This week I rolled out the communication of my organization’s first Employee Recognition Program. While I am no stranger to participating in an Employee Recognition Program, this was the first time that I had to create one from scratch! After a week of researching, reading on how best to communicate the benefits of the program, how to ensure that employees would stay engaged in the program after the initial launch, getting C level approval for the roll out and finding the best way to mass communicate to our team how to use the EE Rec Program, our WWMD* (What Would MacGyver Do?) Mad Props Award Program was launched!!!
One thing that I am most excited about with our EE Recognition Program, is that it truly compliments both our company culture and our core values. Essentially something has been created that embodies the spirit of our employees. Our WWMD Mad Props Award Program addresses outstanding employees for performance without being overly formal or stuffy-perfect for the kind of organization where you will never see our CEO in a tie!
I was perusing the internet this afternoon for a template for something completely unrelated to employee recognition (I was actually doing some research on Certificates from HCP for employees going on/returning from FMLA leave, when I stumbled across what I thought was a gem of an article on employee recognition: http://www.blogging4jobs.com/hr/5ways-recognition-culture/. I read through the entire article and was about to give the author some huge “ups” (props) when I came across this paragraph:
“Shower Them with Affection. Employees need to be recognized in both formal and non-formal settings, public as well as private. Sometimes all it takes is a quiet thank you to employees help drive results. Individual employees and cultures prefer different recognition methods. For example, many Hispanic employees prefer to be recognized while receiving a formal salary increase. Take your time and do your home work before you execute a program.”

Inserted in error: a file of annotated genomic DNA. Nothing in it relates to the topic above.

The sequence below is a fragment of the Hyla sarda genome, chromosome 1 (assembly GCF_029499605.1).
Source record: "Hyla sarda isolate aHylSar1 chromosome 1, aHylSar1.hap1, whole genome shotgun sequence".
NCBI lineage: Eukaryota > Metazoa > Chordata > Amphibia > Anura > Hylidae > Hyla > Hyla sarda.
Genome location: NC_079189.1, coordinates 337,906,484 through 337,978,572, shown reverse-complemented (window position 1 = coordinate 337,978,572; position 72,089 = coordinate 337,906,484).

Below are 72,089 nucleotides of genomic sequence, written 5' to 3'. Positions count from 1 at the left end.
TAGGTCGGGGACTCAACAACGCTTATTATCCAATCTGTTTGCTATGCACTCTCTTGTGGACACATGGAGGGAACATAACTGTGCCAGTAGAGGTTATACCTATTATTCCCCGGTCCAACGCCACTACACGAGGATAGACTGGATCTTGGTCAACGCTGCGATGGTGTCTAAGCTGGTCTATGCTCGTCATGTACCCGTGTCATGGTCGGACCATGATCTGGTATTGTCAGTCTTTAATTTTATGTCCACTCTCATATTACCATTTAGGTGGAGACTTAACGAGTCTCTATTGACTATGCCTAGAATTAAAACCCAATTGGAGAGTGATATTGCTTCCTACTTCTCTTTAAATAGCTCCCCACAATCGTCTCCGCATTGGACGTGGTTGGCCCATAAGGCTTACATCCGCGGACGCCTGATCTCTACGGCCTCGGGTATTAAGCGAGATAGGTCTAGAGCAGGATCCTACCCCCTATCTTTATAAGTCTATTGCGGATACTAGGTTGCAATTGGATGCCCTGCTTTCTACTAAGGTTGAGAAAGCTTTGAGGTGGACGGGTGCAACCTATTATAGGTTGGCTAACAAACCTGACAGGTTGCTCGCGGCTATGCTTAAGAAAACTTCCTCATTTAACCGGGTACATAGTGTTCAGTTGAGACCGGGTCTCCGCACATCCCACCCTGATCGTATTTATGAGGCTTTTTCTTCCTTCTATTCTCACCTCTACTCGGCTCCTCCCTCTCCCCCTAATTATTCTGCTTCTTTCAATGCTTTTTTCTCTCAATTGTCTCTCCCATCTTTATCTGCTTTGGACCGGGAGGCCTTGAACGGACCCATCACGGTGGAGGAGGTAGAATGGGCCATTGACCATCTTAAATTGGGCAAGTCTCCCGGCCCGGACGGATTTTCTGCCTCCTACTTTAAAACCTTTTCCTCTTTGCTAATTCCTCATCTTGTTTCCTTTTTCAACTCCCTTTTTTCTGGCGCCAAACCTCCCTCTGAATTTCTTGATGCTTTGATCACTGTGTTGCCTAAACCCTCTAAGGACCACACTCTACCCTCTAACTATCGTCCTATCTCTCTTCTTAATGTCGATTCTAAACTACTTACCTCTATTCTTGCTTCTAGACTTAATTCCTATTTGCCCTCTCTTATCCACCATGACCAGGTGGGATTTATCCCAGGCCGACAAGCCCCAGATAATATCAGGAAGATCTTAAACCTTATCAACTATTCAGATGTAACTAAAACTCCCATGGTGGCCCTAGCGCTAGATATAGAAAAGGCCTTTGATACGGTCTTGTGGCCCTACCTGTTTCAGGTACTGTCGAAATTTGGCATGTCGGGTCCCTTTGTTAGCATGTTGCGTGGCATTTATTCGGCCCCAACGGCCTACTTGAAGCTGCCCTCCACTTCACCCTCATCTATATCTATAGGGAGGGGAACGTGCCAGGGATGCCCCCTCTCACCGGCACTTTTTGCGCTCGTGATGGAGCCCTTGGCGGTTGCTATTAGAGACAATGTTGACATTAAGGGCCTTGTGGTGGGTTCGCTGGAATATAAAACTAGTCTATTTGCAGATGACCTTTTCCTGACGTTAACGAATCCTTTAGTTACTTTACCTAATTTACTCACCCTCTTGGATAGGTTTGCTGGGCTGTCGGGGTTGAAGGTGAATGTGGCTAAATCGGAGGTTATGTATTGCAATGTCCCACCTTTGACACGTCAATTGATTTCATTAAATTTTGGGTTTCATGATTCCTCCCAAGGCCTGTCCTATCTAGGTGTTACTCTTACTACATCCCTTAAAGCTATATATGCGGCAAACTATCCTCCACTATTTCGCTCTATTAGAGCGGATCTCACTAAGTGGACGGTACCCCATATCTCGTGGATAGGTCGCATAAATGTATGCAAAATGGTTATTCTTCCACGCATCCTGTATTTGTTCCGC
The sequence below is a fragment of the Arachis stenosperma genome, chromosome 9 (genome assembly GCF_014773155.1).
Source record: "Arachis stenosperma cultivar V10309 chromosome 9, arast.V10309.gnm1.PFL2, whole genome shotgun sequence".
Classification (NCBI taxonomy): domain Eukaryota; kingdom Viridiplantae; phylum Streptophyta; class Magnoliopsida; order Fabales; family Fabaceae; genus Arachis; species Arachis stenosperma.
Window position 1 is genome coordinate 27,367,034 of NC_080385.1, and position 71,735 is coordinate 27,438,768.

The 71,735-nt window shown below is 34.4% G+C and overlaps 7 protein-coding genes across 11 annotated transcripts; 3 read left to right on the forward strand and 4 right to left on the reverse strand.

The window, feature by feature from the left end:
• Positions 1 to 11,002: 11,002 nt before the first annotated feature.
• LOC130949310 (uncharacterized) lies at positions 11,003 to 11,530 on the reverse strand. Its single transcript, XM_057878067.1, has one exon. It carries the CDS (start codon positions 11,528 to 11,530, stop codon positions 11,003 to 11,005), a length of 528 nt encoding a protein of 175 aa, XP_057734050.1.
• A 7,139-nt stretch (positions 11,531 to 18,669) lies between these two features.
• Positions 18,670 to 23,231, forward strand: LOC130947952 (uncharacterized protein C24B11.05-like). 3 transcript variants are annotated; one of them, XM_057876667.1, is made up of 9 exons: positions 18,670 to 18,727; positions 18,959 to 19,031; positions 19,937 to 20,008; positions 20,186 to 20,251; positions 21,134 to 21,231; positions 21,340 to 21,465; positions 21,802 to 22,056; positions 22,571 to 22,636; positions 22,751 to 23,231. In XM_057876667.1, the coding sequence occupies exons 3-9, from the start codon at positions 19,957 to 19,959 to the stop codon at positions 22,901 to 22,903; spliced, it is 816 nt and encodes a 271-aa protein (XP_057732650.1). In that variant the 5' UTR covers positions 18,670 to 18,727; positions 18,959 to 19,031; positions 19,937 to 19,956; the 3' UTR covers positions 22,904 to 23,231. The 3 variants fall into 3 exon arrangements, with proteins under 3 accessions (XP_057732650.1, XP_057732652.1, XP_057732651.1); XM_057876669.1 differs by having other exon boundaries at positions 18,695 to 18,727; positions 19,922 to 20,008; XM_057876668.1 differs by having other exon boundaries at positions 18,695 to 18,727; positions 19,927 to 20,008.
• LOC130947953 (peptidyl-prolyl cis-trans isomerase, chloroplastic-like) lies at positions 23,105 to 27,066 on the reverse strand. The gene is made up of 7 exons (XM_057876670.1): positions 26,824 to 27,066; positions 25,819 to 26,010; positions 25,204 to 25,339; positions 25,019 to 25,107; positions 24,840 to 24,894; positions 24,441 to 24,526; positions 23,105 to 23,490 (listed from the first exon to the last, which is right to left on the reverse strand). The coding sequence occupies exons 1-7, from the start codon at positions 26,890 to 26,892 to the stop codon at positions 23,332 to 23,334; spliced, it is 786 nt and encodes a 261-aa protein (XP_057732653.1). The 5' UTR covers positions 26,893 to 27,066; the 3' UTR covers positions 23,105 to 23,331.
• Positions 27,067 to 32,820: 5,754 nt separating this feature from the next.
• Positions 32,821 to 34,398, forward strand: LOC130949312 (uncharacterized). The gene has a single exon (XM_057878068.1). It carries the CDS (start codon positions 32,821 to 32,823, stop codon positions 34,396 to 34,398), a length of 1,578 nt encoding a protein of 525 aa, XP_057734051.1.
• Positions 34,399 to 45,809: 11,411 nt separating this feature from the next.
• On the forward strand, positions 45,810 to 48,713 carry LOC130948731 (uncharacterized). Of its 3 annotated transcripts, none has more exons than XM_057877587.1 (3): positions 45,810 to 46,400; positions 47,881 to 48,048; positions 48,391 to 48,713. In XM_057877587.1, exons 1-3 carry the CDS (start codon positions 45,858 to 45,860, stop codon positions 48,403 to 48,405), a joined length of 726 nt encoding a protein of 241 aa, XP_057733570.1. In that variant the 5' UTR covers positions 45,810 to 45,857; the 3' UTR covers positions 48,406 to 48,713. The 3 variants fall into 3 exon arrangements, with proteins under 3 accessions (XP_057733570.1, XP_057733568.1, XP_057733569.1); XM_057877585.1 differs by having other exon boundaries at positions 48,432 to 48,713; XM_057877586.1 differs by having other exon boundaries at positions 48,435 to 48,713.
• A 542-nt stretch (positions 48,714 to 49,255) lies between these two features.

I almost fell out of my chair!!! I could not believe that any writer, especially someone writing within the scope of Human Resources, would stereotype an ethnic group in regards to how they prefer to be rewarded!!! I wasn’t sure if I was being overly “HR” about what the writer said, so I asked a Latina friend of mine to read this same paragraph and tell me what she thought. She agreed-the writer’s statement was inappropriate, off-base and ludicrously stereotypical. So, what I thought was going to be an awesome article to share with you, ended up being a head-shaking experience and plug for you to NOT follow the writer, Jessica Miller-Merrell’s blog, Blogging4Jobs.
What are your thoughts on Jessica’s article? Did you think her statement on how Hispanic workers want to be reward was un-offensive? Or are you like me, a politically correct, open-minded and conscious HR professional who thinks about what she writes or says before doing so? I may be placing my head on the social media chopping block by calling out a fellow blogger, but I just couldn’t in good faith, keep quiet about how inappropriate I thought this article was.
*Our organization has a uniquely weird obsession with MacGyver; we like to think that we all have MacGvyer-esque qualities in regards to tackling problems and navigating through road blocks. The term WWMD is constantly thrown about the office and I LOVE it!